Where does Putin stand on the Syria safe zone?

Published 18.01.2019 23:36
Updated 19.01.2019 00:00

U.S. President Donald Trump's proposal to create a safe zone in northern Syria continues to make headlines. Journalists and analysts have been debating who will keep the 20-mile area safe and from whom. Some U.S. media outlets claim that Washington has an obligation to protect the People's Protection Units (YPG), the terrorist organization PKK's Syrian affiliate, from Turkey.

Opponents of the U.S. withdrawal act like they stumbled on an opportunity to shelter the YPG militants. They cite a recent Daesh attack in Manbij, which killed four U.S. servicemen, as proof that the terrorist group is alive and well. Yet, Trump is unlikely to change his mind due to that assault. Inevitably, the Manbij attack reminds observers of the YPG's threat of releasing the thousands of Daesh terrorists in their custody.

Turkish media, in contrast, is concerned that Syria will follow in Iraq's footsteps to set up an autonomous region along its border with Turkey. That concern is fueled by the U.S. bureaucracy's unwillingness to lay the groundwork for Trump's plan, and the fresh memories of what Washington did in northern Iraq back in the day.

For the Turks, everything is crystal clear. President Recep Tayyip Erdoğan said recently that Turkey was going to control the proposed safe zone. Ankara won't settle for an internationally enforced safe zone designed to safeguard YPG militants. After all, why else would the Turks sign off on a post-American plan that they rejected when U.S. troops were on the ground? No international force can secure an area that the United States vacated.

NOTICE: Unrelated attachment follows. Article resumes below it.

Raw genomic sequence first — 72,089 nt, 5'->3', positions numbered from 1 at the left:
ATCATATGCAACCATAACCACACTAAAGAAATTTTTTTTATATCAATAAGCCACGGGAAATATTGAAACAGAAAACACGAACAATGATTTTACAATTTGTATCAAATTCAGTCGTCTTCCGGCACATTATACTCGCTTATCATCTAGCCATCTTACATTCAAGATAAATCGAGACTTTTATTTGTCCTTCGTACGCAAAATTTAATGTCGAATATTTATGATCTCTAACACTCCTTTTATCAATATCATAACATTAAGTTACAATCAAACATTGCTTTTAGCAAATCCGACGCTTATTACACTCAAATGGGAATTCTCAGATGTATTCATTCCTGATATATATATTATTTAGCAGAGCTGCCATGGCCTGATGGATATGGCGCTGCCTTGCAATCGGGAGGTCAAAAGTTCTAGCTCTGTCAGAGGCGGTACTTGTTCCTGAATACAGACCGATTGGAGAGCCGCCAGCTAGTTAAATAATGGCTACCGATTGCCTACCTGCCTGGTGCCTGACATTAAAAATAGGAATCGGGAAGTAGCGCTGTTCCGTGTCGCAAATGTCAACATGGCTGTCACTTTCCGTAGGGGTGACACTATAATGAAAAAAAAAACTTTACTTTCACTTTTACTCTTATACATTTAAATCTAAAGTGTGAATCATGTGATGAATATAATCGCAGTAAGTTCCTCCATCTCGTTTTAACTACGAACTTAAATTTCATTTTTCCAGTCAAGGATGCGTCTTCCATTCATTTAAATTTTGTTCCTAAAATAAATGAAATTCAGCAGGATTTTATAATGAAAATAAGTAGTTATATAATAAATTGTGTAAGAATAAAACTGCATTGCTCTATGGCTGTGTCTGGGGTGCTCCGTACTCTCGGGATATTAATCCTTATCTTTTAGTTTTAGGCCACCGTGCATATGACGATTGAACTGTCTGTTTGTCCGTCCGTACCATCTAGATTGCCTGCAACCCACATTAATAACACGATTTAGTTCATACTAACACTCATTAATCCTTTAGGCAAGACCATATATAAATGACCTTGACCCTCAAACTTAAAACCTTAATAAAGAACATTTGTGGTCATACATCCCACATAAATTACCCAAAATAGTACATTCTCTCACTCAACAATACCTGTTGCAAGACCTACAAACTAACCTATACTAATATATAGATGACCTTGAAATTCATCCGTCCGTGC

The question that needs answering now is what kind of plan Turkey and the U.S. will hatch over the next weeks and where Russia will stand on it. Turks want to form a consensus by simultaneously talking to both great powers. In this sense, Erdogan's upcoming meeting with Russian President Vladimir Putin will set the tone for future talks. Without a doubt, some circles in Washington are busy coming up with ideas to stop Trump from cooperating with Turkey and to prevent Ankara from taking charge of the safe zone.

If Trump stands his ground, however, the bureaucracy will have to do its job. When the time comes, U.S. policymakers could benefit from going back to Erdogan's op-ed essay for The New York Times, in which he promised to create local councils controlled by Arabs and Kurds in predominantly Arab and Kurdish areas, respectively. To address Turkey's security concerns, the safe zone must be clear of all YPG militants. The fate of the Syrian Democratic Forces' combatants outside the terror-free zone could be subject to additional negotiations. Turkey's immediate priority is to secure its border with Syria to the east of the Euphrates River and Manbij to create the necessary conditions for the return of Syrian refugees to their native country.

Moscow's take on the proposed safe zone remains a mystery. Russian Foreign Minister Sergey Lavrov was the first Russian official to react to Trump's plan and called on the United States to surrender all relevant areas to the Bashar Assad regime. He also urged the YPG to reach an agreement with Damascus to return to life under a single Syrian government and no foreign intervention.

Yet, there is no reason to believe that Russia opposes a Turkish-controlled safe zone in northern Syria. Lavrov's remarks reflect the Russian approach to diplomatic negotiations – negotiating down rather than up. My sense is that Putin won't oppose the creation of a safe zone that would address Turkey's national security concerns. Instead, he will want to engage in more comprehensive negotiations, including in Idlib.

Here's why: Putin knows that all plans that fall short of meeting Turkey's expectations are doomed to fail in Syria. It would make no sense for Moscow to lose its partner in the Astana process over the YPG. Moreover, the leader-to-leader diplomacy between Putin and Erdogan facilitated Turkish-Russian rapprochement. A disagreement over Syria could endanger Russian plans in the Middle East, the Black Sea, the eastern Mediterranean and Europe. Let us recall that Putin, in his New Year's message to Erdoğan, stressed the importance of mutually beneficial relations to promote peace, security and stability in Eurasia.

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